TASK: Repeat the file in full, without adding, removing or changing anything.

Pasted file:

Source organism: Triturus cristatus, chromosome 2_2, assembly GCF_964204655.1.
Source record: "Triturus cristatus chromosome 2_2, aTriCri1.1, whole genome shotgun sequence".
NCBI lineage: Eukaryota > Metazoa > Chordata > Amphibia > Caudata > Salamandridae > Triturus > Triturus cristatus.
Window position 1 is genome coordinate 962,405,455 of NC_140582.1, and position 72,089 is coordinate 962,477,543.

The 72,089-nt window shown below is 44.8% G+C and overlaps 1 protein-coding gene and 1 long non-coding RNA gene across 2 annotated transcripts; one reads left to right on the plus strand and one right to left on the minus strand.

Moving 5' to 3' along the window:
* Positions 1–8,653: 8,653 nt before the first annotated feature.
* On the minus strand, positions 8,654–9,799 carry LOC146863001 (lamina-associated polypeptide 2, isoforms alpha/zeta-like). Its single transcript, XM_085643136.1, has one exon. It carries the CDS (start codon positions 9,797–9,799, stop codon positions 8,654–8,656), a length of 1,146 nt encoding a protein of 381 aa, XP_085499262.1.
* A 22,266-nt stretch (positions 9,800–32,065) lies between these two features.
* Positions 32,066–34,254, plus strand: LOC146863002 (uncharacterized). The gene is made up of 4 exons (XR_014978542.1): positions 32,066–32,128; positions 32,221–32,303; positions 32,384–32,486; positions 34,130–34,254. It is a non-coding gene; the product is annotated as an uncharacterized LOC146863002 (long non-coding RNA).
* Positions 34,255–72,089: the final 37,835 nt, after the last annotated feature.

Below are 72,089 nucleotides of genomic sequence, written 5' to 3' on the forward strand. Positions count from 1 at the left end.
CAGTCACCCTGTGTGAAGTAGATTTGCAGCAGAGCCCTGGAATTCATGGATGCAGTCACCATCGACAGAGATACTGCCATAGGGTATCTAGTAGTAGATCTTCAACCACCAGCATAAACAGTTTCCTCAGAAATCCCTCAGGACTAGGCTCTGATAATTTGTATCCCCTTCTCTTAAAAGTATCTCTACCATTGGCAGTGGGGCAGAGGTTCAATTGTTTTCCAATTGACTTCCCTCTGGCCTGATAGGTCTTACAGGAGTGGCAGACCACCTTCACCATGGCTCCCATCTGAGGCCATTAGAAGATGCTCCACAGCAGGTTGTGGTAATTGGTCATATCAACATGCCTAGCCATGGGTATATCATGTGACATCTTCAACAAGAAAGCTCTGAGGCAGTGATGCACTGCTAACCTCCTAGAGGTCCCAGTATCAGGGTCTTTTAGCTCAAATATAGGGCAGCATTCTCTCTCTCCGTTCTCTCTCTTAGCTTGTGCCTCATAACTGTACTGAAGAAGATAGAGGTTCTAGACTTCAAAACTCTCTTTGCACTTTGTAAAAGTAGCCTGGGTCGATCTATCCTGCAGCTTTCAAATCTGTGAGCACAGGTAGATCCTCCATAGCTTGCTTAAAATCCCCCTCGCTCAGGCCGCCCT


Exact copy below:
Source organism: Triturus cristatus, chromosome 2_2, assembly GCF_964204655.1.
Source record: "Triturus cristatus chromosome 2_2, aTriCri1.1, whole genome shotgun sequence".
NCBI lineage: Eukaryota > Metazoa > Chordata > Amphibia > Caudata > Salamandridae > Triturus > Triturus cristatus.
Window position 1 is genome coordinate 962,405,455 of NC_140582.1, and position 72,089 is coordinate 962,477,543.

The 72,089-nt window shown below is 44.8% G+C and overlaps 1 protein-coding gene and 1 long non-coding RNA gene across 2 annotated transcripts; one reads left to right on the plus strand and one right to left on the minus strand.

Moving 5' to 3' along the window:
* Positions 1–8,653: 8,653 nt before the first annotated feature.
* On the minus strand, positions 8,654–9,799 carry LOC146863001 (lamina-associated polypeptide 2, isoforms alpha/zeta-like). Its single transcript, XM_085643136.1, has one exon. It carries the CDS (start codon positions 9,797–9,799, stop codon positions 8,654–8,656), a length of 1,146 nt encoding a protein of 381 aa, XP_085499262.1.
* A 22,266-nt stretch (positions 9,800–32,065) lies between these two features.
* Positions 32,066–34,254, plus strand: LOC146863002 (uncharacterized). The gene is made up of 4 exons (XR_014978542.1): positions 32,066–32,128; positions 32,221–32,303; positions 32,384–32,486; positions 34,130–34,254. It is a non-coding gene; the product is annotated as an uncharacterized LOC146863002 (long non-coding RNA).
* Positions 34,255–72,089: the final 37,835 nt, after the last annotated feature.

Below are 72,089 nucleotides of genomic sequence, written 5' to 3' on the forward strand. Positions count from 1 at the left end.
CAGTCACCCTGTGTGAAGTAGATTTGCAGCAGAGCCCTGGAATTCATGGATGCAGTCACCATCGACAGAGATACTGCCATAGGGTATCTAGTAGTAGATCTTCAACCACCAGCATAAACAGTTTCCTCAGAAATCCCTCAGGACTAGGCTCTGATAATTTGTATCCCCTTCTCTTAAAAGTATCTCTACCATTGGCAGTGGGGCAGAGGTTCAATTGTTTTCCAATTGACTTCCCTCTGGCCTGATAGGTCTTACAGGAGTGGCAGACCACCTTCACCATGGCTCCCATCTGAGGCCATTAGAAGATGCTCCACAGCAGGTTGTGGTAATTGGTCATATCAACATGCCTAGCCATGGGTATATCATGTGACATCTTCAACAAGAAAGCTCTGAGGCAGTGATGCACTGCTAACCTCCTAGAGGTCCCAGTATCAGGGTCTTTTAGCTCAAATATAGGGCAGCATTCTCTCTCTCCGTTCTCTCTCTTAGCTTGTGCCTCATAACTGTACTGAAGAAGATAGAGGTTCTAGACTTCAAAACTCTCTTTGCACTTTGTAAAAGTAGCCTGGGTCGATCTATCCTGCAGCTTTCAAATCTGTGAGCACAGGTAGATCCTCCATAGCTTGCTTAAAATCCCCCTCGCTCAGGCCGCCCT